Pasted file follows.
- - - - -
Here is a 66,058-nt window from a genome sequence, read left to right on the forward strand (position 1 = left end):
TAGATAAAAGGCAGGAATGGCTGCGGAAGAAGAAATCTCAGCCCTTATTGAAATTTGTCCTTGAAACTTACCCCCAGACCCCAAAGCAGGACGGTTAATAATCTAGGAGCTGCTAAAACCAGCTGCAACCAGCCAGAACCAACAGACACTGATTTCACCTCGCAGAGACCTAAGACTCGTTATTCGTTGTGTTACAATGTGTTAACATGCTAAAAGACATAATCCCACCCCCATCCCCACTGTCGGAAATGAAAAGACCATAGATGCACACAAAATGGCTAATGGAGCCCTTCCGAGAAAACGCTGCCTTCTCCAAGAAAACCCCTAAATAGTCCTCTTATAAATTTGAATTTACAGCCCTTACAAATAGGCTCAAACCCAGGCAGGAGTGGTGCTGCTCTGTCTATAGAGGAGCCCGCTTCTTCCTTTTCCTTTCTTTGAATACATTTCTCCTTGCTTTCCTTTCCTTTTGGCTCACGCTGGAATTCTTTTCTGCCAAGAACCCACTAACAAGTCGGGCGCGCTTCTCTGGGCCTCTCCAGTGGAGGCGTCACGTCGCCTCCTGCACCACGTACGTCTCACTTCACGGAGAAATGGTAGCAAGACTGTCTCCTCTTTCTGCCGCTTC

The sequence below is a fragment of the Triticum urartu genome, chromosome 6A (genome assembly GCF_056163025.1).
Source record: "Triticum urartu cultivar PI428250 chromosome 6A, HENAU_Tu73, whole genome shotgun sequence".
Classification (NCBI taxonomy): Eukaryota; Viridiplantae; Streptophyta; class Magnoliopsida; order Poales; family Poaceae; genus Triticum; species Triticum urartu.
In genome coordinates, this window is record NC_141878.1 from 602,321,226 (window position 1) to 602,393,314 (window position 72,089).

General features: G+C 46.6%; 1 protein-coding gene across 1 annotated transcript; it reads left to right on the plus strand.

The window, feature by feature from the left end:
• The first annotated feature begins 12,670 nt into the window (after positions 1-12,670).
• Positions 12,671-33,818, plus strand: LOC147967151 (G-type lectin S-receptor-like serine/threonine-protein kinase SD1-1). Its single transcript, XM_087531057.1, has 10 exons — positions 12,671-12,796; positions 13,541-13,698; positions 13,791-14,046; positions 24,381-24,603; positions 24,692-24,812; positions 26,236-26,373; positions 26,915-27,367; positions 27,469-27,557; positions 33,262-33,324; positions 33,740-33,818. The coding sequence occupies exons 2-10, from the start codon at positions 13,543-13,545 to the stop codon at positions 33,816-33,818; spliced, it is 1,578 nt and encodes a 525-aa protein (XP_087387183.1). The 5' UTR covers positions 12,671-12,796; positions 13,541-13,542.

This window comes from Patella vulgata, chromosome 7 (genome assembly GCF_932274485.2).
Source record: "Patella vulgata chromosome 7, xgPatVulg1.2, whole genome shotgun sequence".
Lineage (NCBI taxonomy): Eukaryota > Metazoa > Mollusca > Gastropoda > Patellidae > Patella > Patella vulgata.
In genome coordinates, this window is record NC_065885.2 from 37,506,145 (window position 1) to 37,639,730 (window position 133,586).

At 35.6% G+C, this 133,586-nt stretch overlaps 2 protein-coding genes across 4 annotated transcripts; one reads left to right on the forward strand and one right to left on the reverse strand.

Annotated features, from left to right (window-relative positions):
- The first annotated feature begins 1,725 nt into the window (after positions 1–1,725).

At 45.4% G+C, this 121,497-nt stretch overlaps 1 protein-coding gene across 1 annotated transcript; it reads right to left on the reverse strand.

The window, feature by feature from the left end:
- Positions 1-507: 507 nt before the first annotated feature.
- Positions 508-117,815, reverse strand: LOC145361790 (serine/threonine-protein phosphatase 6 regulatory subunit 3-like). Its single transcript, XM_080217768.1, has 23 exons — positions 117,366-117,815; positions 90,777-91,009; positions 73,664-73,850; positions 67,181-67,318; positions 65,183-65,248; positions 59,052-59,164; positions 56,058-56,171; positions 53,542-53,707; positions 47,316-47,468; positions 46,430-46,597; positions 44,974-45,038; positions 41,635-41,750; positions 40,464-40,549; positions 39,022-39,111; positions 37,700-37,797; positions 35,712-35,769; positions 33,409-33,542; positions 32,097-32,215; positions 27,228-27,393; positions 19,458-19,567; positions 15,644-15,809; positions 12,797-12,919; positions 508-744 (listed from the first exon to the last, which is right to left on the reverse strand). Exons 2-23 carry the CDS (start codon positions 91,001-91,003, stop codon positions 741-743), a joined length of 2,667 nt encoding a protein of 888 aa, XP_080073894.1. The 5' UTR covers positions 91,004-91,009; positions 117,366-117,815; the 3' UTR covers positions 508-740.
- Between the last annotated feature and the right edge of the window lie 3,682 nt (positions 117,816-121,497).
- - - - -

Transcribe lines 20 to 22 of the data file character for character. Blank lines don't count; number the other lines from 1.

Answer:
- Positions 1-507: 507 nt before the first annotated feature.
- Positions 508-117,815, reverse strand: LOC145361790 (serine/threonine-protein phosphatase 6 regulatory subunit 3-like). Its single transcript, XM_080217768.1, has 23 exons — positions 117,366-117,815; positions 90,777-91,009; positions 73,664-73,850; positions 67,181-67,318; positions 65,183-65,248; positions 59,052-59,164; positions 56,058-56,171; positions 53,542-53,707; positions 47,316-47,468; positions 46,430-46,597; positions 44,974-45,038; positions 41,635-41,750; positions 40,464-40,549; positions 39,022-39,111; positions 37,700-37,797; positions 35,712-35,769; positions 33,409-33,542; positions 32,097-32,215; positions 27,228-27,393; positions 19,458-19,567; positions 15,644-15,809; positions 12,797-12,919; positions 508-744 (listed from the first exon to the last, which is right to left on the reverse strand). Exons 2-23 carry the CDS (start codon positions 91,001-91,003, stop codon positions 741-743), a joined length of 2,667 nt encoding a protein of 888 aa, XP_080073894.1. The 5' UTR covers positions 91,004-91,009; positions 117,366-117,815; the 3' UTR covers positions 508-740.
- Between the last annotated feature and the right edge of the window lie 3,682 nt (positions 117,816-121,497).